It’s a steep learning curve to look through a playwright’s eyes and use dramaturgical analysis as a critical tool, but I enjoyed finding out about the proscenium arch and other terminology associated with theatre; how a play will be presented and the difference images and symbols make. The proscenium arch is the performance area between the background and the orchestra or between the curtain or drop-scene and the auditorium. Many innovative ways to use this space present themselves.


In a piece of happenstance, I won free tickets to the Victorian Opera’s interpretation of Chekhov’s The Bear. There was a split stage, which gave wonderful visual framing ideas. Aleatory, another new word learned: ‘technology is used to suppress aleatory results‘. Aleatory is defined as ‘depending on the throw of a die or on chance, depending on uncertain contingencies or involving random choice by the composer, performer, or artist.’ Learning to use the Internet for research, it seemed the exact opposite sometimes.

I typed ‘workhouse’ into Google for family history information and came up with 3,460,000 links in 21 seconds. No doubt the number and speed increased since 2010. By only using the word, many irrelevant results and often random associations appear. To save time and get the most benefit out of the Internet I learned to be smarter.

The exposure to other writers in the course led to discussions about books by ‘colonial’ writers revealing heritage and raising issues of identity. I determined to reread many loved favourites as a writer as well as a reader, especially after a tutor asked, ‘to what extent do white writers have to consider their colour as writers?

A difficult question to answer as a white woman, who has always lived in a free society. I agree with bell hooks, there is a ‘link between my writing and spiritual belief and practice… how our class background influences both what we write, how we write, and how the work is received.’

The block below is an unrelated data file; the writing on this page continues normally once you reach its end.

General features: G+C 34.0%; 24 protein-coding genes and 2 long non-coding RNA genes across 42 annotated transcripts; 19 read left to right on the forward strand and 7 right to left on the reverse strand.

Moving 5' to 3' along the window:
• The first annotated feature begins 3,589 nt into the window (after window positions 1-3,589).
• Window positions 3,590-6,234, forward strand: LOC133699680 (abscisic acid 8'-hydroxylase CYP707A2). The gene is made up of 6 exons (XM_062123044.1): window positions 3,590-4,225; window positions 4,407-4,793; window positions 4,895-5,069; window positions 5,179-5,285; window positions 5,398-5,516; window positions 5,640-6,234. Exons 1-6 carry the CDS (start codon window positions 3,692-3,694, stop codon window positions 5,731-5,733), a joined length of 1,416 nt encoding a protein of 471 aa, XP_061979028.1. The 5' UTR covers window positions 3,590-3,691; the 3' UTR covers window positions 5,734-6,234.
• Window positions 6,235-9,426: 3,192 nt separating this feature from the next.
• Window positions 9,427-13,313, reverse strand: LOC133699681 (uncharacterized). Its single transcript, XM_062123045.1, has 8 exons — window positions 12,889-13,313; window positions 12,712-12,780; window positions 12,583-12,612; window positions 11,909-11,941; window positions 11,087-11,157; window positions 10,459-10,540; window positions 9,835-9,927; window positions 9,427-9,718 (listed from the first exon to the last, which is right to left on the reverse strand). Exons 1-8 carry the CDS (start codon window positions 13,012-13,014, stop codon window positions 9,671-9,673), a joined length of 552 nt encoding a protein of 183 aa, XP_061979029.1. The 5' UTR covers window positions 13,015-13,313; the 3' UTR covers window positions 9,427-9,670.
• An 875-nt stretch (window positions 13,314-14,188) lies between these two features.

Most white writers don’t give their colour a second thought if they live where they are the dominant culture. However, an Australian writer Harry Nicolaides while living in Thailand was incarcerated for insulting the Thai royal family in his novel. I would think many writers living in some Islamic countries need to be careful. In Saudi Arabia, Afghanistan, Egypt, Iran and even Turkey imprisoned journalists and writers make the news. We tend to think of Europeans being the main colonial powers in recent history and the colonised non-white, but in the 1930s and 40s Japan expanded its empire. Even in recent times, the Indian sub-continent and African continent have more than their fair share of colonial trauma.

To write my family history with an Irish mother and a Highland father the experiences of the Irish and Scottish populations must be considered and the effects of England’s colonial behaviour. Dr Johnson’s view in his journal, Journey to the Western Isles of Scotland,reveals a narrow, disdainful individual, whose sojourns into that which is unknown to him may be compared to the impressions of those first Europeans who penetrated the African interior, socially placing its inhabitants as inferior.’

The Highland Clearances and the aftermath sent many people, including some of my relatives to Australia. They lost their land and came out here to displace the indigenous population. I’d like to explore this sad irony and grave injustice in my writing. You can’t rewrite history, but you can examine the story from different angles and make an effort for a balanced account.